The Albaani Site

Translation from the Works of the Reviver of this Century

Tag: moses

We Don’t Worship Personalities: The Other Tawheed—Singling Out the Prophet ﷺ as The Only One who is Followed


The Imaam said, “Every Muslim must be sincerely devoted in following his Prophet just as he is sincerely devoted in worshipping his Lord, for that reason on an occasion such as this I say—and this is terminology which goes without saying, especially when what is intended by using it is to remind the people about what they are heedless of, so I say—there are two tawheeds … terminology, just now you heard that the tawheed of Allaah is split into three categories, ruboobiyyah, al-’uboodiyyah and tawheed as-sifaat.

Now I say: there are two tawheeds, one of them is to do with Allaah [i.e., the three categories just mentioned above] and the other is to do with Allaah’s Messenger, you know the detailed elaboration of the tawheed of Allaah عزوجل—as for the tawheed of the Prophet, [then it is] singling him out to be followed such that no one but him is followed, you don’t take anyone else along with the Messenger as someone who is followed, so there is no Prophet after the Prophet of Allaah , emphasising this meaning he said in a long hadith [and] the part from it which demonstrates [the point I’m making] is his saying, ‘If Moses were alive, he would have no choice but to follow me,’ Moses is the one Allaah spoke to directly, if he were alive he would not add anything to what the Prophet ﷺ did—so what is wrong with us Muslims today who don’t care about singling the Prophet out as the only one who is followed?

We now follow our desires, our customs, our fathers and fore-fathers and so on …”

Al-Hudaa wan-Noor, 744.

Read these articles here about Al-Albaani’s criticism of those who go to extremes and his warning against worshipping personalities.

Musa alaihis-salaam and the Angel of Death | 1

Translated by Ahmed Abu Turaab

The Impermissibility of Speaking without Knowledge

The questioner says, “From Abu Hurairah who said, ‘The Prophet of Allaah صلى الله عليه وسلم said, ‘Musa عليه السلام struck out the eye of the Angel of Death.’ I have heard one of the scholars declaring the hadith to be weak, saying, ‘This hadith exudes the scent of Israaeeliyat narrations.’ So how do we answer them? And is it permissible for us to call the Angel of Death Izraaeel? Is there an authentic narration naming him as Izraaeel? And how is it permissible for a Messenger to hit an angel, bearing in mind that the Angel of Death is powerful? And did Allaah, the One free and far removed from all defects and the Most High, permit Musa عليه السلام to do that?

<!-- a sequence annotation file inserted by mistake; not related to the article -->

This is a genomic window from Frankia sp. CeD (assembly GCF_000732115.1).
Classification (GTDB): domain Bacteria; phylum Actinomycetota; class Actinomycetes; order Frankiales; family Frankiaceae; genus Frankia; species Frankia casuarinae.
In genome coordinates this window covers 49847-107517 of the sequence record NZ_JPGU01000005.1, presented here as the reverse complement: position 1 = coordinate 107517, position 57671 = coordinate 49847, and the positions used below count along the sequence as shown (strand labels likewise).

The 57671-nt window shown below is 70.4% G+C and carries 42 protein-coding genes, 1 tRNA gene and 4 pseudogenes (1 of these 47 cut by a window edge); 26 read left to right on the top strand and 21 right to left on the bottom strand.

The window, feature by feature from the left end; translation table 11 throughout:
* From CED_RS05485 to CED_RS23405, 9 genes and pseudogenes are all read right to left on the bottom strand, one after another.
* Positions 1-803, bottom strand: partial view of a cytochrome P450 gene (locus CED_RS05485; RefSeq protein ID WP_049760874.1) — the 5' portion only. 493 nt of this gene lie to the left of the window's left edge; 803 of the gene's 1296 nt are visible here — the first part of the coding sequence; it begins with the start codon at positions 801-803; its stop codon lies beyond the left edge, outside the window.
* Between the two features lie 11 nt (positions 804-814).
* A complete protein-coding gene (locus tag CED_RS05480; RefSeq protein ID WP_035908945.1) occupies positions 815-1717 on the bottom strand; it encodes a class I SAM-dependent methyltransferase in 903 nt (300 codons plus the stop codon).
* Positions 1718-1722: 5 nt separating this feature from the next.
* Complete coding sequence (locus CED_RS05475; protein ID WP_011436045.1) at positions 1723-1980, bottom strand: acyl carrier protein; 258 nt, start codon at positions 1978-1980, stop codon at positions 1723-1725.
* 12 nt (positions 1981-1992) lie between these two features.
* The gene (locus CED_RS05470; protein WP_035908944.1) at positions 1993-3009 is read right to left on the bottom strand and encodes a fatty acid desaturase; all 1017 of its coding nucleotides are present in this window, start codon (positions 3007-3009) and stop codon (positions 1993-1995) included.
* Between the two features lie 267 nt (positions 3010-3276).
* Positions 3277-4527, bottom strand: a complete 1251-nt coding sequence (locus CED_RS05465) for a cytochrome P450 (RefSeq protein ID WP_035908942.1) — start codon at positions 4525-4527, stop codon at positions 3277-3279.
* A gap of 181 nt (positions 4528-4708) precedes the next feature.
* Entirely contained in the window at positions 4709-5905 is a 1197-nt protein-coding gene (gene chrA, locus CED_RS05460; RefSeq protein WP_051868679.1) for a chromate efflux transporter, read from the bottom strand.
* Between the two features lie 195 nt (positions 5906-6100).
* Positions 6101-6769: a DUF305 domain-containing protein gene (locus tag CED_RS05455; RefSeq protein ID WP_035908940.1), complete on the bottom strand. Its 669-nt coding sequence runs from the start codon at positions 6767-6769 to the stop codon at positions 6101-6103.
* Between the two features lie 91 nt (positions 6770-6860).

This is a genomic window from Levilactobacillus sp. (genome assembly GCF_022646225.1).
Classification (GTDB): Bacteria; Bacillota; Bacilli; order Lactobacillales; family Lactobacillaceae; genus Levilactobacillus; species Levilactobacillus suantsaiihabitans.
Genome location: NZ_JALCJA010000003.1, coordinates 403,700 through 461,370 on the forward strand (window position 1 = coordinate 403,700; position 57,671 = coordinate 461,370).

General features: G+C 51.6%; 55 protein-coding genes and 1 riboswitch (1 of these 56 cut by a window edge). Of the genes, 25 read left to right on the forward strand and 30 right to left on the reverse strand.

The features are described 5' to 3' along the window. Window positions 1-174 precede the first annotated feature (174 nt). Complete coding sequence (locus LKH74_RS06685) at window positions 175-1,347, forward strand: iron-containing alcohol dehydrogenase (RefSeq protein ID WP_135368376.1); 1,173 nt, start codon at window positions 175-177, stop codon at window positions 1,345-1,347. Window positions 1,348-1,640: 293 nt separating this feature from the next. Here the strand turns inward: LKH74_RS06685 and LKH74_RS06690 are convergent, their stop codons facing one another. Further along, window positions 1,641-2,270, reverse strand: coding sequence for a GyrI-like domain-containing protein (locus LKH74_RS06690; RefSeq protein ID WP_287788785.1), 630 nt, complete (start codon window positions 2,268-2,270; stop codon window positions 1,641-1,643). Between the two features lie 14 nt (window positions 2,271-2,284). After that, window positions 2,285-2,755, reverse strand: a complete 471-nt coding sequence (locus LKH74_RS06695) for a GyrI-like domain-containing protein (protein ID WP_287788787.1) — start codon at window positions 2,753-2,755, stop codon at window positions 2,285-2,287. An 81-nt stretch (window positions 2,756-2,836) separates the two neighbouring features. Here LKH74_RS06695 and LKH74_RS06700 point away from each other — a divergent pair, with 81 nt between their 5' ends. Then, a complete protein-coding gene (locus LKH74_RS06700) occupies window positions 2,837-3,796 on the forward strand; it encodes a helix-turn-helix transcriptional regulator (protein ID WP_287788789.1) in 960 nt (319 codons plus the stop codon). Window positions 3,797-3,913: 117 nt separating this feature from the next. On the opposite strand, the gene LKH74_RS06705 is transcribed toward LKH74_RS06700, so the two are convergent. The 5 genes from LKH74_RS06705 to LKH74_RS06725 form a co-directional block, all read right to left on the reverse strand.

Al-Albaani:This question has two parts, the first being connected to the hadith of Musa عليه السلام striking the angel until he knocked his eye out. And the second is whether the Angel of Death is called Izraaeel as is widespread among the people. We will answer this second part [first] since its answer is short so that we can turn to answering the first part.

Nothing has been authentically reported from the Prophet whatsoever صلى الله عليه وسلم naming the Angel of Death as Izraaeel. The names Jibreel, Meekaa’eel and Israafeel have come in many hadiths, this is established, but naming the Angel of Death as Izraaeel has no basis in the Sunnah let alone the Noble Quraan.

We return to the first part of the question about the hadith of the Angel of Death and the declaration of whoever declared it to be weak from the scholars.

Before answering the question I want to remind you of a principle accepted by those who are not Muslims too: that it is not permissible for someone who is ignorant of [a particular field of] knowledge to speak about it, because doing so goes against texts from the Book and the Sunnah, from them is the saying of our Lord, the Blessed and Most High, And do not pursue that of which you have no knowledge. Indeed, the hearing, the sight and the heartabout all those [one] will be questioned.” [Israa 17:36].

So for example it is not permissible for the one who wants to speak about medicine to do so if he is a scholar of Quranic exegesis [mufassir], since medicine is not his field. Just as it is not permissible for a doctor who is a specialist in his field to speak about Quranic exegesis or Islamic jurisprudence or other than that, because if both of these people talk about fields which are not their expertise then they have pursued that of which they have no knowledge, and would thus have opposed the previously quoted Quranic text.

I think this is a matter concerning which it is correct to quote the old Arabic parable: this is something about which no two will differ and over which no two rams will clash horns, i.e., it is not permissible for anyone to speak about a certain [field of] knowledge except for the specialists in it.

So when [it is agreed that] this is something accepted we can turn back to the hadith [in question] and other [such hadith]. Who can speak about them? The doctor, for example? The answer, naturally, is no. Can the chemist? [Again] the answer is no. Many, many questions bringing us closer to the reality. Can the mufassir? No. The scholar of Islamic jurisprudence [faqeeh]? The answer is no.

So, who is the one who can speak [about hadith like this]? Indeed it is only the scholar of hadith. And as was said the scholars of hadith, “… were few when counted … so today they have become the fewest of the few.”

So for this reason it is not permissible for the students of knowledge to embroil themselves in something reported from a scholar who does not know what this knowledge entails or its intricacies when he says, “Such and such a hadith is weak.” This is a principle which we must always stick to.